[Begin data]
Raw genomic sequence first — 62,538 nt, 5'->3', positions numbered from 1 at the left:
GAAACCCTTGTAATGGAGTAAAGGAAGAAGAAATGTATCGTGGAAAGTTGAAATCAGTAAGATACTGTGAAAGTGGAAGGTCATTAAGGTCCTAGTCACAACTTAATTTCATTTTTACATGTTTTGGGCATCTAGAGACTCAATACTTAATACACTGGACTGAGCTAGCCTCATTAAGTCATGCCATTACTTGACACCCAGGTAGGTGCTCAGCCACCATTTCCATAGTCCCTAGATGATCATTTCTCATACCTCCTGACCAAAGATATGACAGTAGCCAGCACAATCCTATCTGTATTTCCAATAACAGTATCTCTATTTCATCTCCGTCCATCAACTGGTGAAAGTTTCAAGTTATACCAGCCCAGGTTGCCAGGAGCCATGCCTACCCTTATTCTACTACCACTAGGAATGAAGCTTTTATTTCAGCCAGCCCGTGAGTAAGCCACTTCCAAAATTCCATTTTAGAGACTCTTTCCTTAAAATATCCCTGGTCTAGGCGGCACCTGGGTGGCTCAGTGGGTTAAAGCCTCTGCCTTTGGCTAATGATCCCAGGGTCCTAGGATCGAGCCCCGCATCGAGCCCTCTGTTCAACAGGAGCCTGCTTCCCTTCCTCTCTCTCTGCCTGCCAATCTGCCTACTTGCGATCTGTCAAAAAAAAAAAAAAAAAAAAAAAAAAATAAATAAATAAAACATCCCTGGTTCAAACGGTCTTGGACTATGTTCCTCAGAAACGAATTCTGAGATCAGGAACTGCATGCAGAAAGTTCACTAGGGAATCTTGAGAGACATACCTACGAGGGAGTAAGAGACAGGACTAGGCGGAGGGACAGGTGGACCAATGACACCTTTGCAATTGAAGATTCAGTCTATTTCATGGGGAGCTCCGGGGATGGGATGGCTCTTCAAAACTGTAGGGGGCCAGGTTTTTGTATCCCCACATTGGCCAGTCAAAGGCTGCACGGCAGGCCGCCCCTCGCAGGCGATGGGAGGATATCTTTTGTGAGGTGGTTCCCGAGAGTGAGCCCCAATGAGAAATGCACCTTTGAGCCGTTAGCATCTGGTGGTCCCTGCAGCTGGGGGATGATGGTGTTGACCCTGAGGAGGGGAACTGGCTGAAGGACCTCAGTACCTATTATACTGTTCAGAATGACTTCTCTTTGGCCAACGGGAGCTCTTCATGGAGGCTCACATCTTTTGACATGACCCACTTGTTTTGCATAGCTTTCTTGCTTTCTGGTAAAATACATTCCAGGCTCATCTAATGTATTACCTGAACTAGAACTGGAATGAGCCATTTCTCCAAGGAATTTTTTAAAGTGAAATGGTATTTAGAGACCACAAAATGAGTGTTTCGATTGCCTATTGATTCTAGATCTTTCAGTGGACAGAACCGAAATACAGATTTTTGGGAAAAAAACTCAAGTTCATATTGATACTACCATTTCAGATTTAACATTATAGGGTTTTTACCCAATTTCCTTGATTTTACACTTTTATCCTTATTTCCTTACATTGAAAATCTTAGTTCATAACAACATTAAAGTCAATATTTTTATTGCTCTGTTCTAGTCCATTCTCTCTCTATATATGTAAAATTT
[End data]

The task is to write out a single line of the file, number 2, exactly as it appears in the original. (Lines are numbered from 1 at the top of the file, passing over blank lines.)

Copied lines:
GAAACCCTTGTAATGGAGTAAAGGAAGAAGAAATGTATCGTGGAAAGTTGAAATCAGTAAGATACTGTGAAAGTGGAAGGTCATTAAGGTCCTAGTCACAACTTAATTTCATTTTTACATGTTTTGGGCATCTAGAGACTCAATACTTAATACACTGGACTGAGCTAGCCTCATTAAGTCATGCCATTACTTGACACCCAGGTAGGTGCTCAGCCACCATTTCCATAGTCCCTAGATGATCATTTCTCATACCTCCTGACCAAAGATATGACAGTAGCCAGCACAATCCTATCTGTATTTCCAATAACAGTATCTCTATTTCATCTCCGTCCATCAACTGGTGAAAGTTTCAAGTTATACCAGCCCAGGTTGCCAGGAGCCATGCCTACCCTTATTCTACTACCACTAGGAATGAAGCTTTTATTTCAGCCAGCCCGTGAGTAAGCCACTTCCAAAATTCCATTTTAGAGACTCTTTCCTTAAAATATCCCTGGTCTAGGCGGCACCTGGGTGGCTCAGTGGGTTAAAGCCTCTGCCTTTGGCTAATGATCCCAGGGTCCTAGGATCGAGCCCCGCATCGAGCCCTCTGTTCAACAGGAGCCTGCTTCCCTTCCTCTCTCTCTGCCTGCCAATCTGCCTACTTGCGATCTGTCAAAAAAAAAAAAAAAAAAAAAAAAAAATAAATAAATAAAACATCCCTGGTTCAAACGGTCTTGGACTATGTTCCTCAGAAACGAATTCTGAGATCAGGAACTGCATGCAGAAAGTTCACTAGGGAATCTTGAGAGACATACCTACGAGGGAGTAAGAGACAGGACTAGGCGGAGGGACAGGTGGACCAATGACACCTTTGCAATTGAAGATTCAGTCTATTTCATGGGGAGCTCCGGGGATGGGATGGCTCTTCAAAACTGTAGGGGGCCAGGTTTTTGTATCCCCACATTGGCCAGTCAAAGGCTGCACGGCAGGCCGCCCCTCGCAGGCGATGGGAGGATATCTTTTGTGAGGTGGTTCCCGAGAGTGAGCCCCAATGAGAAATGCACCTTTGAGCCGTTAGCATCTGGTGGTCCCTGCAGCTGGGGGATGATGGTGTTGACCCTGAGGAGGGGAACTGGCTGAAGGACCTCAGTACCTATTATACTGTTCAGAATGACTTCTCTTTGGCCAACGGGAGCTCTTCATGGAGGCTCACATCTTTTGACATGACCCACTTGTTTTGCATAGCTTTCTTGCTTTCTGGTAAAATACATTCCAGGCTCATCTAATGTATTACCTGAACTAGAACTGGAATGAGCCATTTCTCCAAGGAATTTTTTAAAGTGAAATGGTATTTAGAGACCACAAAATGAGTGTTTCGATTGCCTATTGATTCTAGATCTTTCAGTGGACAGAACCGAAATACAGATTTTTGGGAAAAAAACTCAAGTTCATATTGATACTACCATTTCAGATTTAACATTATAGGGTTTTTACCCAATTTCCTTGATTTTACACTTTTATCCTTATTTCCTTACATTGAAAATCTTAGTTCATAACAACATTAAAGTCAATATTTTTATTGCTCTGTTCTAGTCCATTCTCTCTCTATATATGTAAAATTT